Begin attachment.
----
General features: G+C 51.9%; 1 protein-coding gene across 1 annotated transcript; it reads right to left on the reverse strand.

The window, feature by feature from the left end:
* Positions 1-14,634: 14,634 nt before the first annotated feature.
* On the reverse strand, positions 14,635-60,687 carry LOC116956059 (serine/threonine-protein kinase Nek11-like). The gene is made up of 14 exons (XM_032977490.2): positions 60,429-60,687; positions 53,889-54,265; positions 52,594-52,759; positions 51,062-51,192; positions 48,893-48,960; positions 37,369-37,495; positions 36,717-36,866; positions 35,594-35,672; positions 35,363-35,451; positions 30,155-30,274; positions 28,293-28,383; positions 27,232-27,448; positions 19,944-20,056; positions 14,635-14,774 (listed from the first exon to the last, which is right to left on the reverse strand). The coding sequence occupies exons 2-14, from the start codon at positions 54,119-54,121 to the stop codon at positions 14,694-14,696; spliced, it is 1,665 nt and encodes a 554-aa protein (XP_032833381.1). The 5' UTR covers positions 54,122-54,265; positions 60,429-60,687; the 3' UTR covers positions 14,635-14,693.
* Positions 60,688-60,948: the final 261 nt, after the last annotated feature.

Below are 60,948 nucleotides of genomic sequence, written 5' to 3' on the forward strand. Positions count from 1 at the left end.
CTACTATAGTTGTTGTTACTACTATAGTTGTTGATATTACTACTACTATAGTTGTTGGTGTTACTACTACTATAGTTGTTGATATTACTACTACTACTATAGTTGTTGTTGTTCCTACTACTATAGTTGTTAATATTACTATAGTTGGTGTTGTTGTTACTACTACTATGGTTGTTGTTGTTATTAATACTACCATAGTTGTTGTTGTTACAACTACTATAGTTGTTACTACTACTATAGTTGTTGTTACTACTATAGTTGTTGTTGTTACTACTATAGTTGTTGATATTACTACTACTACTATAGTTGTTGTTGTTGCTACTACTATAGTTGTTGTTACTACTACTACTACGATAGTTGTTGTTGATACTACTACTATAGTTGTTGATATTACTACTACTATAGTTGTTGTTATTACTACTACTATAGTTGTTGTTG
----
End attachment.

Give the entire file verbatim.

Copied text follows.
General features: G+C 51.9%; 1 protein-coding gene across 1 annotated transcript; it reads right to left on the reverse strand.

The window, feature by feature from the left end:
* Positions 1-14,634: 14,634 nt before the first annotated feature.
* On the reverse strand, positions 14,635-60,687 carry LOC116956059 (serine/threonine-protein kinase Nek11-like). The gene is made up of 14 exons (XM_032977490.2): positions 60,429-60,687; positions 53,889-54,265; positions 52,594-52,759; positions 51,062-51,192; positions 48,893-48,960; positions 37,369-37,495; positions 36,717-36,866; positions 35,594-35,672; positions 35,363-35,451; positions 30,155-30,274; positions 28,293-28,383; positions 27,232-27,448; positions 19,944-20,056; positions 14,635-14,774 (listed from the first exon to the last, which is right to left on the reverse strand). The coding sequence occupies exons 2-14, from the start codon at positions 54,119-54,121 to the stop codon at positions 14,694-14,696; spliced, it is 1,665 nt and encodes a 554-aa protein (XP_032833381.1). The 5' UTR covers positions 54,122-54,265; positions 60,429-60,687; the 3' UTR covers positions 14,635-14,693.
* Positions 60,688-60,948: the final 261 nt, after the last annotated feature.

Below are 60,948 nucleotides of genomic sequence, written 5' to 3' on the forward strand. Positions count from 1 at the left end.
CTACTATAGTTGTTGTTACTACTATAGTTGTTGATATTACTACTACTATAGTTGTTGGTGTTACTACTACTATAGTTGTTGATATTACTACTACTACTATAGTTGTTGTTGTTCCTACTACTATAGTTGTTAATATTACTATAGTTGGTGTTGTTGTTACTACTACTATGGTTGTTGTTGTTATTAATACTACCATAGTTGTTGTTGTTACAACTACTATAGTTGTTACTACTACTATAGTTGTTGTTACTACTATAGTTGTTGTTGTTACTACTATAGTTGTTGATATTACTACTACTACTATAGTTGTTGTTGTTGCTACTACTATAGTTGTTGTTACTACTACTACTACGATAGTTGTTGTTGATACTACTACTATAGTTGTTGATATTACTACTACTATAGTTGTTGTTATTACTACTACTATAGTTGTTGTTG